How can we encourage more readers to leave reviews for our books?

I am very keen to make reviews a prominent feature of the book promotions and encourage readers to review the books that they buy and enjoy, or not as the case may be.

Word of mouth is still the most powerful marketing tool that anyone who is selling a product benefits from. Authors are no different, and our books tend to be judged by the number and quality that they have received.

Part of the problem is that those who are not writers of books or blogs are uncomfortable in offering reviews and feel that what they have to say is not important. Many who do review a book, leave just one line after their star rating, simply saying that the reader enjoyed or disliked a book, but they do not elaborate.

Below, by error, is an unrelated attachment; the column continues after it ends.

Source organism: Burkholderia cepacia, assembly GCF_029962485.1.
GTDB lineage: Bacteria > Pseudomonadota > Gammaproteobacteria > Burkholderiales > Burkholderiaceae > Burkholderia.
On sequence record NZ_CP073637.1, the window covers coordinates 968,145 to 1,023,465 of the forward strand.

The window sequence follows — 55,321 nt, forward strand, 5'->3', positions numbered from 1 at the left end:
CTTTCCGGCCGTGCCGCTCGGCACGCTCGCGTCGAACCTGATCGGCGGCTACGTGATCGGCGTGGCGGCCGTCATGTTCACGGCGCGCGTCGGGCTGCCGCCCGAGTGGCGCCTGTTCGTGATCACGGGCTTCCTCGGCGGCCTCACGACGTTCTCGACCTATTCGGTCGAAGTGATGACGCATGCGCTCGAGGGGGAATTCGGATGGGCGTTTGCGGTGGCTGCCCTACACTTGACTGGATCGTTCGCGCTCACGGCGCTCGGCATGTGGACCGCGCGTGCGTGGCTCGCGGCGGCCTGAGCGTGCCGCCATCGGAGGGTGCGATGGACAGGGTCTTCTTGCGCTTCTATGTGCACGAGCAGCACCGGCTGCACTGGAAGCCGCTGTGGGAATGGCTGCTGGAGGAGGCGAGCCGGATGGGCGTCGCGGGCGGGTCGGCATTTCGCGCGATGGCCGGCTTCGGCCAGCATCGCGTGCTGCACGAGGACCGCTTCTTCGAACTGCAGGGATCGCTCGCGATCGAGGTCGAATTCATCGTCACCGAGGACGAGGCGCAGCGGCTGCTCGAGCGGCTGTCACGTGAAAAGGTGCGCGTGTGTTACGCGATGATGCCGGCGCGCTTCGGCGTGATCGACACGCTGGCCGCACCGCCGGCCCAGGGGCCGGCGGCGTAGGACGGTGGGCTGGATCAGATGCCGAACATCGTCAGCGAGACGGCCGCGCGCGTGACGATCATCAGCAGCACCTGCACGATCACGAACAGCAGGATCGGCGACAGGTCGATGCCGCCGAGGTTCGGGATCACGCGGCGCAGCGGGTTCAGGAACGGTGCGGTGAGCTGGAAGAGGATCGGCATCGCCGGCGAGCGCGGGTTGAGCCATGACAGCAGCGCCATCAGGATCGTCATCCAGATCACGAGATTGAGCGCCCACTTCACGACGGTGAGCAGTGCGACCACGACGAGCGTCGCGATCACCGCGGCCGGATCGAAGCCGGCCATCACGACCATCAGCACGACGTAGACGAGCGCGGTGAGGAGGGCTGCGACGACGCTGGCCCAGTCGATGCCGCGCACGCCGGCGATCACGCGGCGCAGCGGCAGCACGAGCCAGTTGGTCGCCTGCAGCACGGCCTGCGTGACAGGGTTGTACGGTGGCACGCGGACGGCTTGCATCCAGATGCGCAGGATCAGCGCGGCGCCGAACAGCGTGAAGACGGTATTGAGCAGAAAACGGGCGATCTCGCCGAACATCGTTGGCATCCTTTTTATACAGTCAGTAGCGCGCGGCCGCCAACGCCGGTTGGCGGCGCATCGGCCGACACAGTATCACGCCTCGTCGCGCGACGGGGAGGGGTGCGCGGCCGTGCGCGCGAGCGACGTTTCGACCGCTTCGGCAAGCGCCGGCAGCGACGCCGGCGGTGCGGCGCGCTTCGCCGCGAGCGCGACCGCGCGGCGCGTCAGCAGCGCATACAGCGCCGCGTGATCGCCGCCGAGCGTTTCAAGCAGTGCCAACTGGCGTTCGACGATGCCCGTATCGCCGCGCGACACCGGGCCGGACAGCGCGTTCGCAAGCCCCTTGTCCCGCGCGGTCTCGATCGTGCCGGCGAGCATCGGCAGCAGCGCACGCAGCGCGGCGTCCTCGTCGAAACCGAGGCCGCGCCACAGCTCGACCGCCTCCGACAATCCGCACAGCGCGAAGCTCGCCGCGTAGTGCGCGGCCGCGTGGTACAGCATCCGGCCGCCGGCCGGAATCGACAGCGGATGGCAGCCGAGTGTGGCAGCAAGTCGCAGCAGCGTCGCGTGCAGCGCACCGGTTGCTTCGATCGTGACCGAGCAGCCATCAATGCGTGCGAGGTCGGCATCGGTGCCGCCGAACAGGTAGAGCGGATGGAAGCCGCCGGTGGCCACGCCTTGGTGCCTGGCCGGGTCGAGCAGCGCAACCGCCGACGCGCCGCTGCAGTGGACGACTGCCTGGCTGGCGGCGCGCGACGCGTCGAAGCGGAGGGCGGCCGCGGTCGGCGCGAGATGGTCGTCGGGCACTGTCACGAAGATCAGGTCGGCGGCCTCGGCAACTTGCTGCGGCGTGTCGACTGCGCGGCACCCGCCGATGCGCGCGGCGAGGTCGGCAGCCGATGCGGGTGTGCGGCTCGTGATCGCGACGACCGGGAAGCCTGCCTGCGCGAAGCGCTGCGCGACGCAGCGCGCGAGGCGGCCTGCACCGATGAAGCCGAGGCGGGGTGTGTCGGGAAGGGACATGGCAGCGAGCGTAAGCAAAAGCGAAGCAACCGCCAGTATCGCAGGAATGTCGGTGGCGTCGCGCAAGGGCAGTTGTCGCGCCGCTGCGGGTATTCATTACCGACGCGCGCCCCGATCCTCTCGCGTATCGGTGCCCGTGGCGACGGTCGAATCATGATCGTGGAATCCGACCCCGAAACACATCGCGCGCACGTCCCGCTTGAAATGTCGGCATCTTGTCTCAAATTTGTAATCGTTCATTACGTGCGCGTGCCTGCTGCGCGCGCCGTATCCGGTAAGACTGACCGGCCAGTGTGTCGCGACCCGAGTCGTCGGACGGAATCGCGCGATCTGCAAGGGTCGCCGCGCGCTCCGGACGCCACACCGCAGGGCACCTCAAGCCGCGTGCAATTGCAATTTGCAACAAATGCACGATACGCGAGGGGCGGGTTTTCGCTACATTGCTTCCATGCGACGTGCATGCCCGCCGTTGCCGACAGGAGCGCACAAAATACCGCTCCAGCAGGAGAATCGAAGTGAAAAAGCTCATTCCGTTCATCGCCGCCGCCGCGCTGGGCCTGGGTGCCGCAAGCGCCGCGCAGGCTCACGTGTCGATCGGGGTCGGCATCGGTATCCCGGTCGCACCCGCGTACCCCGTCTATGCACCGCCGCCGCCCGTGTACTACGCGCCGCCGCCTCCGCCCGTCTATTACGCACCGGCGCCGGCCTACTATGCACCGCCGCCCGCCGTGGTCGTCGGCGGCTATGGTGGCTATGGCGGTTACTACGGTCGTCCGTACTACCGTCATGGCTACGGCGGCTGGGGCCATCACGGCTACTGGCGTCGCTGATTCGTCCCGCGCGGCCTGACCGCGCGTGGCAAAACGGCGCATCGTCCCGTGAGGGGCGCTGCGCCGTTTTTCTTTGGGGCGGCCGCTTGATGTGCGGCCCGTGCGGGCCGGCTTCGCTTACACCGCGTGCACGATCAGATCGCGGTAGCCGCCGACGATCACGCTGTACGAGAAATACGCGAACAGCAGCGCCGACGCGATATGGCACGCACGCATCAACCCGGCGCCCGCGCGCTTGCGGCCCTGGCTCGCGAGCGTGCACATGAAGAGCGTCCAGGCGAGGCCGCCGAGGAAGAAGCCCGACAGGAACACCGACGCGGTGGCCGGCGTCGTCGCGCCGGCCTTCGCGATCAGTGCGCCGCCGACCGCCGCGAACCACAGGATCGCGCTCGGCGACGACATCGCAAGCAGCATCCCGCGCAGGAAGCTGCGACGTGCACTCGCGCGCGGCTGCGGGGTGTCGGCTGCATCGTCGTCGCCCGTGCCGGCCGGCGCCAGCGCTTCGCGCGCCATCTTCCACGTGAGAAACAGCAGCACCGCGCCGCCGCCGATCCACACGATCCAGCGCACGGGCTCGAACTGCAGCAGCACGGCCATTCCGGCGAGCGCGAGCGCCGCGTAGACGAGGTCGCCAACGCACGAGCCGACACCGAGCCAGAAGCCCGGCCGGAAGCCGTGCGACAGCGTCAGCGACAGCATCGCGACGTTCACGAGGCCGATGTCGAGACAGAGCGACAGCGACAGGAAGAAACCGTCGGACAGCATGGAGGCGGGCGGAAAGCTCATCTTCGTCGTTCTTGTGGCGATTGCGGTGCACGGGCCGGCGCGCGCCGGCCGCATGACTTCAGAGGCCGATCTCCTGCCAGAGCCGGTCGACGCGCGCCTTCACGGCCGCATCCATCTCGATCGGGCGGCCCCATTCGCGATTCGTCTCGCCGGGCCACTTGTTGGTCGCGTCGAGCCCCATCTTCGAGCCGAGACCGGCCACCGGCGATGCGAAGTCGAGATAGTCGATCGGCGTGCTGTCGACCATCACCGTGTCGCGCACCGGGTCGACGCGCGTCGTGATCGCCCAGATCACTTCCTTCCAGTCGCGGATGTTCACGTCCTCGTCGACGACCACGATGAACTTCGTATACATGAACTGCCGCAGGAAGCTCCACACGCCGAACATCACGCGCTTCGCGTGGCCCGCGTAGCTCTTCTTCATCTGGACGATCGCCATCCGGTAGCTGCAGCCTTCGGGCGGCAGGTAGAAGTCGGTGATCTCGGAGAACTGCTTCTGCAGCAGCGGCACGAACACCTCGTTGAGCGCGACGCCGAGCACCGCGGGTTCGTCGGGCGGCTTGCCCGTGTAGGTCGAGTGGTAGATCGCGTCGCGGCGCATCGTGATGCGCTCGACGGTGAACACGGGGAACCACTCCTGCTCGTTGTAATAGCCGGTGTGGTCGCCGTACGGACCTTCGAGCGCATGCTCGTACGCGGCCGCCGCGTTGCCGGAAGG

That is obviously very welcome. But whilst a potential reader does not want to read three pages filled with spoilers in a review, they do usually want a little more about what they are going to find before paying good money for a book.

In future any books that I publish are going to include a page immediately following the end.

And it is going to be a request for a review – good or bad, and I will lay out some basic questions that might help develop a review that is constructive.

Thank you for reading my book and it would mean a great deal to me if you could give me your opinion. Not only will this let me know what you feel about my writing in general, but potential readers will also value your feedback.